This list of influencers was something that I built over several months managing their social media and marketing strategy. I took note of various influencers and the topics they were passionate about. When an opportunity for them to assist in this area came about, I reached out to them by direct message on Twitter AND via email. The tool that I used was literally a piece of paper written on in Sharpie, tacked up on my desk. On that paper, I listed influencers under each area we worked in.

For The Salvation Army, it was areas like food insecurity, homelessness, holiday support, youth programs, etc.

My version of this for my company today includes our three areas of service – marketing, business consulting, and accounting.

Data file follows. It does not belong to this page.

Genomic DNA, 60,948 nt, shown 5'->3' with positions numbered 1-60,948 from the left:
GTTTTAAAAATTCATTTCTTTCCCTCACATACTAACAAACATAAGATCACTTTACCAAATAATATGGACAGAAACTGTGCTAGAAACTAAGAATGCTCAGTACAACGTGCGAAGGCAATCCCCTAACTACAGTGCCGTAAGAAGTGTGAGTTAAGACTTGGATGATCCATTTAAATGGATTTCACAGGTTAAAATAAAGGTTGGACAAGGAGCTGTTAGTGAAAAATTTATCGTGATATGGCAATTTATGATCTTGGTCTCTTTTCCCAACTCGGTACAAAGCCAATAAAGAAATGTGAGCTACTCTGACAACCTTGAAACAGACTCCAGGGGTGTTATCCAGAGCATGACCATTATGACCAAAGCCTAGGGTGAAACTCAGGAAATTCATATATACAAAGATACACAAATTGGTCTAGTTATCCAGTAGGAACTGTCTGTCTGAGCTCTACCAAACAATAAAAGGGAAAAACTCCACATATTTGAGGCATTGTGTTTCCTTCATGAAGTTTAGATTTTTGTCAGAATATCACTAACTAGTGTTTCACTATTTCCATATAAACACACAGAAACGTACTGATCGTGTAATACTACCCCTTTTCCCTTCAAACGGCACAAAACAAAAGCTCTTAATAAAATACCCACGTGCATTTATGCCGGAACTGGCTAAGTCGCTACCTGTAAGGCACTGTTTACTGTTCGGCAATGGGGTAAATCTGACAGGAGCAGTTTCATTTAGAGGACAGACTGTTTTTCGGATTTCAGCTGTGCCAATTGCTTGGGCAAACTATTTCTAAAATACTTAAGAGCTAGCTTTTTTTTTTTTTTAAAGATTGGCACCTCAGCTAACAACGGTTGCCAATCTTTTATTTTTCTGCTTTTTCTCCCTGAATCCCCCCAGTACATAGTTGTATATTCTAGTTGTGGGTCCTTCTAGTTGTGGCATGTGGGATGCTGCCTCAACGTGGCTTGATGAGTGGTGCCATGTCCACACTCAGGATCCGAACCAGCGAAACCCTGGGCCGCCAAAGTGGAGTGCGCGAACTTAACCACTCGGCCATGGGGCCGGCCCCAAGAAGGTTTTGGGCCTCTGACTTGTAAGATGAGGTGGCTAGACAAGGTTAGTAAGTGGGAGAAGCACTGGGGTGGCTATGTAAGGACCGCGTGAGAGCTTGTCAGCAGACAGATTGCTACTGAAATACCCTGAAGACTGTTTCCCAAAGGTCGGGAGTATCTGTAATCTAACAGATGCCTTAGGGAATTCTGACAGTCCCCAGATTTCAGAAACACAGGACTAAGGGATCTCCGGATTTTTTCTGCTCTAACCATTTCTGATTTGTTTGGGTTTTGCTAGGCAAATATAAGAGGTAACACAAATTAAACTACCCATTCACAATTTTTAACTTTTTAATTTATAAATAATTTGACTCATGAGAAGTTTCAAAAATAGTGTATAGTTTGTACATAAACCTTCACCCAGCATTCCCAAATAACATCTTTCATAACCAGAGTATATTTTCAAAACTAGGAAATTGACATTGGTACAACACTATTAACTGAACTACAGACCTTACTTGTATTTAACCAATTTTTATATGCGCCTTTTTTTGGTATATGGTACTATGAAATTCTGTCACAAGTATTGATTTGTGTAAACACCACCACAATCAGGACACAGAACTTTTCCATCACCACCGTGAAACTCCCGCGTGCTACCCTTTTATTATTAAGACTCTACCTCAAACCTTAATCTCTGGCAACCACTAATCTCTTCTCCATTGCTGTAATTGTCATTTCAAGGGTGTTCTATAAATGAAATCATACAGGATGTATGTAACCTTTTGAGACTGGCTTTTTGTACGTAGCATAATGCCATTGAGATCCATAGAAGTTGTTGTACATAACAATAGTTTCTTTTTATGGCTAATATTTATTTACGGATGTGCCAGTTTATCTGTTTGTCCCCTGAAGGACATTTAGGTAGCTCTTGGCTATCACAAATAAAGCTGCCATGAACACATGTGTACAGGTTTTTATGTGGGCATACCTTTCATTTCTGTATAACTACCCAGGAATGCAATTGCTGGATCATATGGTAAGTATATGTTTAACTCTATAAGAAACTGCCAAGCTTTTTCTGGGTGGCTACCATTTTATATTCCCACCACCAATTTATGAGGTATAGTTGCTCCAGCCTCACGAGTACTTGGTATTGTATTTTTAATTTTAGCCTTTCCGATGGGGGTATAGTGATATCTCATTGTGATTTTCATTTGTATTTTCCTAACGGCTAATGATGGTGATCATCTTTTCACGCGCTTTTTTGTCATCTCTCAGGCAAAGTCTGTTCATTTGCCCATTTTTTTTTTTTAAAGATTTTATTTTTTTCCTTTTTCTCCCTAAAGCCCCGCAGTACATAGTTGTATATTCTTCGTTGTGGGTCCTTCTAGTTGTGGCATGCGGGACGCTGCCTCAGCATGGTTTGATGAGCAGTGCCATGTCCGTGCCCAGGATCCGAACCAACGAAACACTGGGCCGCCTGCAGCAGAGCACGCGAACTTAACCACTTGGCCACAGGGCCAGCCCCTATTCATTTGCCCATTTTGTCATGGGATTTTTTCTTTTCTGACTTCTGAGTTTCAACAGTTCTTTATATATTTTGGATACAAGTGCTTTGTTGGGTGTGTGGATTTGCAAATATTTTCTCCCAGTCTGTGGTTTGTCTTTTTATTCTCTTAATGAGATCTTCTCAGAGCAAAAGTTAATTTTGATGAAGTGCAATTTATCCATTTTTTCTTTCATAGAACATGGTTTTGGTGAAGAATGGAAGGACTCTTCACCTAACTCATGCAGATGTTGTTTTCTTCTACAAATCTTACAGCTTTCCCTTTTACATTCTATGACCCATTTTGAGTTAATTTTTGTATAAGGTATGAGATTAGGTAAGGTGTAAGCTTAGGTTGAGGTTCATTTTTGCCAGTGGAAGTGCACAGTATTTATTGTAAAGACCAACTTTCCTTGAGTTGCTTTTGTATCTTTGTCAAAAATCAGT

You can adapt this super simple strategy to your business by identifying your core area of business, then printing off as many copies of the guide as you need to cover them. Subscribe below to get the simple influencer worksheet!

Tack it up on your wall, pull our your sharpie and get to work!

I hope this super simple tool works its magic for your work too!

For more insanely simple, totally doable strategies that you can use to move the need on your marketing, register for Universal Marketing Theory for Small Businesses (and nonprofits) by 11/23! Use code “smartypants” and save $50 on your registration!


PS – I’m a huge fan of the work of The Salvation Army. I’ve seen their impact up close. Please consider them in your giving over the holidays. 

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Webinar 11/17: Secrets to creating content that connects

By Danni Eickenhorst

I always was pretty terrible at keeping a secret… and it looks like nothing has changed. 🙂

On Tuesday, November 17th, I’ll be hosting a FREE webinar that shares my secrets for creating content that connects with your audience.